With schools across the state in limbo, state officials canceled Texas’ high stakes standardized testing, which was slated to begin in April. Traditionally, students in grades 5, 8 and 12 must pass certain state-issued exams to advance to the next grade level or graduate, though some still can move on if given approval by a district committee.

However, Texas Education Commissioner Mike Morath said in a conference call with education and government officials on Monday that the state delegate decisions around grade level promotion and graduation requirements to each district, the Houston Chronicle has learned.

Morath said he and educators across the state remain concerned that school closures related to COVID-19 will impact students’ academic growth. To that end, Morath said the TEA will make available “free tools to diagnose student learning.”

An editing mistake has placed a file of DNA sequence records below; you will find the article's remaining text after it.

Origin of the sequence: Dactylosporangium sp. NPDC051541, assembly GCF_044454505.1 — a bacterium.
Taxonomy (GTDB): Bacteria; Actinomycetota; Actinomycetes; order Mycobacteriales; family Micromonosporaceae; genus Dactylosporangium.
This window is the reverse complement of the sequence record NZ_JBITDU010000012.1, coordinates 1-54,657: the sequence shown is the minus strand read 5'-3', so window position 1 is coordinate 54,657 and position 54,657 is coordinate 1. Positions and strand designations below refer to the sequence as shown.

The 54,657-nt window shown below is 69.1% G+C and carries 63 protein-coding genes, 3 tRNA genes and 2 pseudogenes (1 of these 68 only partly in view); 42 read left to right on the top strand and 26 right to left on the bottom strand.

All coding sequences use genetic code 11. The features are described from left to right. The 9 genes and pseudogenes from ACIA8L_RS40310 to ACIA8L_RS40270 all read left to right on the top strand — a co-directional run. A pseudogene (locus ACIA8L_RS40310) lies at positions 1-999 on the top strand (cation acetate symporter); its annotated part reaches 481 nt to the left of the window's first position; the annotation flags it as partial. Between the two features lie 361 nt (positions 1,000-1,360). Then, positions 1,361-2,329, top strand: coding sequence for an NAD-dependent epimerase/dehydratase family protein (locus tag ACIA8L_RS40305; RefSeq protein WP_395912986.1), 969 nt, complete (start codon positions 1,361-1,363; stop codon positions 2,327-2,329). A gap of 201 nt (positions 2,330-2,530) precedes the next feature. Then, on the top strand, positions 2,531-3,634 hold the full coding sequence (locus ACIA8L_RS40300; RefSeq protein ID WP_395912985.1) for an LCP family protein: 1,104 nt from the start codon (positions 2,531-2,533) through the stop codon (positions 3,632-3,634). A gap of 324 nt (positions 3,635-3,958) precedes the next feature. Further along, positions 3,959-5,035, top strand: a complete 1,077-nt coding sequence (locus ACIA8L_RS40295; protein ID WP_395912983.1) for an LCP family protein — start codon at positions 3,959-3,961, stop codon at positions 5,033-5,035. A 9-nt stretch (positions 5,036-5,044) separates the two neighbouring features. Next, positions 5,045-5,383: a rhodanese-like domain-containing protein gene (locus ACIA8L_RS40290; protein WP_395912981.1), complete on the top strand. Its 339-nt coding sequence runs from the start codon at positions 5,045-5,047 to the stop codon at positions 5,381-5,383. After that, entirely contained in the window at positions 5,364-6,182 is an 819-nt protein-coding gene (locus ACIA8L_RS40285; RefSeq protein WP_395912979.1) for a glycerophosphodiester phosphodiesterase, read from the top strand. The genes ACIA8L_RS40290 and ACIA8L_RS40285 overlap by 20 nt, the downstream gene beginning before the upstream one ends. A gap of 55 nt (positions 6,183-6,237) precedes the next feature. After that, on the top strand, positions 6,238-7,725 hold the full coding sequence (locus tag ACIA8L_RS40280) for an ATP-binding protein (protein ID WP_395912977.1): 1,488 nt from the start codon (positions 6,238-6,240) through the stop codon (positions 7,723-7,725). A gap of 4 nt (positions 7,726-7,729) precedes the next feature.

TEA officials said they are looking for ways that schools could administer the STAAR test if any local district leaders decide they want students to take it. That decision would be up to individual districts.

The STAAR announcement was the first bit of good news Aldine ISD Superintendent LaTonya Goffney had heard in days.

“I was just relieved and could actually breathe once the announcement was made,” Goffney said. “Regardless of what’s happening, we’re always worried and concerned about our students performing, but what this enabled us to be able to do is to take care of our students’ needs and our community’s needs. I was grateful.”